30 March 1979: The British M.P. Airey Neave was assassinated in the car park of the House of Commons, London on this day. Tipped to be Margaret Thatcher’s Secretary of State in the North if she won the upcoming General Election, his death at the hands of the INLA was a severe personal blow to her, which she felt for many years after. A noted hardliner with links to Britain’s’ Secret Service he was an ex British Officer who had made it known he intended to rule the North with an Iron Hand if he was appointed as Secretary of State.
He had served with distinction in the Second World War in the British Army (DSO; MC) He was the first officer to make "the home run" from Colditz, and the intelligence from this experience brought about his appointment to M19, where he was code named "Saturday". His book Saturday at MI9 was a bestseller. When the War ended, he became assistant secretary of the International Military Tribunal in Nuremberg, and had the task of serving indictments on the Nazi war leaders who had survived Hitler. Another book, Nuremberg, dealt with the part he played there. He entered Parliamentary politics in 1953.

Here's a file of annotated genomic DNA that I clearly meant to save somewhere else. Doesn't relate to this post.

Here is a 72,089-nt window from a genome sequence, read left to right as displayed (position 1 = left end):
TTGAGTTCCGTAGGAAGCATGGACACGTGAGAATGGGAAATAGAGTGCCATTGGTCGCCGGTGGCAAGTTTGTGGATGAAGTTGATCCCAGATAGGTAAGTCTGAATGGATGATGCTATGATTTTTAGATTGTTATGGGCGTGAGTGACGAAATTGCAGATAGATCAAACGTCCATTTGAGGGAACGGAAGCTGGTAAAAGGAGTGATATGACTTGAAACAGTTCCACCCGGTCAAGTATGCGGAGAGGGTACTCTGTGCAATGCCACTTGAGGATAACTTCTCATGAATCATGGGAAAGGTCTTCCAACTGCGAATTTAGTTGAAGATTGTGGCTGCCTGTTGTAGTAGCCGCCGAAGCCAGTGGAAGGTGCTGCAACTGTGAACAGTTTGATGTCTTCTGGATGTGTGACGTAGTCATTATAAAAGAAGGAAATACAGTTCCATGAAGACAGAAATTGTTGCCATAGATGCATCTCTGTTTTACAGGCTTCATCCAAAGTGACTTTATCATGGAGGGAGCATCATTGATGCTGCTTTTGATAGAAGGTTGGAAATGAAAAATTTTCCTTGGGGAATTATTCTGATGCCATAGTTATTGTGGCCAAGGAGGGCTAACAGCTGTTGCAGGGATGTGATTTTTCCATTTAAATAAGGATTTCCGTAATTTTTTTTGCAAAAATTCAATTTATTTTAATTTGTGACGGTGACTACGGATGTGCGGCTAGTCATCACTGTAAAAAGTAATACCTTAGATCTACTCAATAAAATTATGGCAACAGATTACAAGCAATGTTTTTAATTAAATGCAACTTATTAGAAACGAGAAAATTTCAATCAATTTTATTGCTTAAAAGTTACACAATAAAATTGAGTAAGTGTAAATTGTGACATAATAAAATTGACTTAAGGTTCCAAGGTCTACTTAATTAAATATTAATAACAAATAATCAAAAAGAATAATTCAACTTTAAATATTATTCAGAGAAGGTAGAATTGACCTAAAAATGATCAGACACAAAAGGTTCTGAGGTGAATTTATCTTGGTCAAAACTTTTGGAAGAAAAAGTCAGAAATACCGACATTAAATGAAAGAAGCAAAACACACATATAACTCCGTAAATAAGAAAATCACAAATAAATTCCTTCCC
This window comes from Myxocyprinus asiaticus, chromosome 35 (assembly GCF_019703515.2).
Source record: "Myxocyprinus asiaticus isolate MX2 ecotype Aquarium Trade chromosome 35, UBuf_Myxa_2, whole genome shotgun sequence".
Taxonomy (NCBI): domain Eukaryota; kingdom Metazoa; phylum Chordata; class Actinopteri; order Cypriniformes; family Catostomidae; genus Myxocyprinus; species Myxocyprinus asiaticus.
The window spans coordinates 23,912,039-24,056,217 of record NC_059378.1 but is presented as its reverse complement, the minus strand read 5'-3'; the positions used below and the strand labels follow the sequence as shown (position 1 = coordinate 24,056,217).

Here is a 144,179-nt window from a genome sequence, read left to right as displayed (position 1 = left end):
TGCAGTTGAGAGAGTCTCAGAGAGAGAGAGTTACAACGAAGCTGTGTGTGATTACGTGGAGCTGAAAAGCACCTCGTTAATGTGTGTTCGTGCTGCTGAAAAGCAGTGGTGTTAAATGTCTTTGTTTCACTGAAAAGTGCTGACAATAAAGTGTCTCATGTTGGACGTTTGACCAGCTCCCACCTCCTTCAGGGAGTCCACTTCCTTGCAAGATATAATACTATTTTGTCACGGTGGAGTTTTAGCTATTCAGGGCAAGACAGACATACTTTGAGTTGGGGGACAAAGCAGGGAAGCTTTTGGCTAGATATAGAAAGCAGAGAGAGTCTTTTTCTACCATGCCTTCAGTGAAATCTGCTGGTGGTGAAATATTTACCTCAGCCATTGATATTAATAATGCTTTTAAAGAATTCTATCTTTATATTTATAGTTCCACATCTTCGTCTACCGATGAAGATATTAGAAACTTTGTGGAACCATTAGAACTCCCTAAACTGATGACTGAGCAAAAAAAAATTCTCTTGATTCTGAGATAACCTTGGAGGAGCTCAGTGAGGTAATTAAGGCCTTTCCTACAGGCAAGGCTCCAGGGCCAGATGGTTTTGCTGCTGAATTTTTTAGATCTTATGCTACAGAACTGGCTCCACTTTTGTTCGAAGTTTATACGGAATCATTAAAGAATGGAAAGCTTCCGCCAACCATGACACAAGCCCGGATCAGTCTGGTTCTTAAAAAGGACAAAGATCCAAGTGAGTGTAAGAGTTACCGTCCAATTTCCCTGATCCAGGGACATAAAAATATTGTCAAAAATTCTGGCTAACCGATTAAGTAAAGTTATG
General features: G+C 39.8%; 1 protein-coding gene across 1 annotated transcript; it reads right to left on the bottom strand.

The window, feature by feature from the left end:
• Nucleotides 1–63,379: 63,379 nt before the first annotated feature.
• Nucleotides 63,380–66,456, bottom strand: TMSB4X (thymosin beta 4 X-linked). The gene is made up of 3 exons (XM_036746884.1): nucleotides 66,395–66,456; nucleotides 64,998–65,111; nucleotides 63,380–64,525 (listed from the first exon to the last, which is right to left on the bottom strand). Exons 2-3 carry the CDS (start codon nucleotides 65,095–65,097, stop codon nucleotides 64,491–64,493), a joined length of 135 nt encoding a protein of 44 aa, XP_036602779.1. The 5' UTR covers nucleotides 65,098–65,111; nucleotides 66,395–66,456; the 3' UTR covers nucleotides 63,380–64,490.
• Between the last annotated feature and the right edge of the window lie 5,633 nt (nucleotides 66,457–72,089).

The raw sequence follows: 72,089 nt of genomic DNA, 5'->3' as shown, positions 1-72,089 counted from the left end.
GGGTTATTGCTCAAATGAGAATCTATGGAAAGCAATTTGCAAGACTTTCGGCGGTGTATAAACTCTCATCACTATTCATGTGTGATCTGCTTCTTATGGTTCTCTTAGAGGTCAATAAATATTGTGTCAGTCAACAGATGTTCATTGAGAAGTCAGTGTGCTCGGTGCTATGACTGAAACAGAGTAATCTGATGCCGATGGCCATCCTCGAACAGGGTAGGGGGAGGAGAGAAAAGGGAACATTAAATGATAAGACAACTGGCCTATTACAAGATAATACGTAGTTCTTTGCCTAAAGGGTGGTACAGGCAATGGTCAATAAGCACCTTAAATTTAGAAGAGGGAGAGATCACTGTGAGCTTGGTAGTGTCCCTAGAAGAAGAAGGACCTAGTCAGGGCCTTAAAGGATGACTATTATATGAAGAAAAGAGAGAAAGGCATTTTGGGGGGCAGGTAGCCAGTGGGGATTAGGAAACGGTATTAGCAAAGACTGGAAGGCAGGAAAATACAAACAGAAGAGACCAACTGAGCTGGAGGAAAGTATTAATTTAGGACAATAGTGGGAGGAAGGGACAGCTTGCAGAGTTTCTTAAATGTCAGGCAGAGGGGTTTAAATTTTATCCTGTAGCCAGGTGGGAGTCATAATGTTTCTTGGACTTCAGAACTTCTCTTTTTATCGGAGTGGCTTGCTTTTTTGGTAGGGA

Neave was driving his car up the ramp leading out of the Commons car park at around 3 pm when the mercury tilt switch attached to his vehicle blew up underneath him. Emergency services were on the scene in minutes. The 63-year-old Conservative MP was taken to Westminster Hospital where he died from his injuries. Mrs Thatcher was gutted by the news at the loss of her close friend and political ally. She proclaimed that:
He was one of freedom's warriors. Courageous, staunch, true. He lived for his beliefs and now he has died for them.
The British General Election of that year had just been called the day before and Mr Neave was a close adviser to Mrs Thatcher, he had led her campaign to become the Conservative Party leader in 1975 and headed her private office.
That August the INLA issued a statement regarding their attack in The Starry Plough:
In March, retired terrorist and supporter of capital punishment, Airey Neave, got a taste of his own medicine when an INLA unit pulled off the operation of the decade and blew him to bits inside the 'impregnable' Palace of Westminster. The nauseous Margaret Thatcher snivelled on television that he was an 'incalculable loss'—and so he was—to the British ruling class.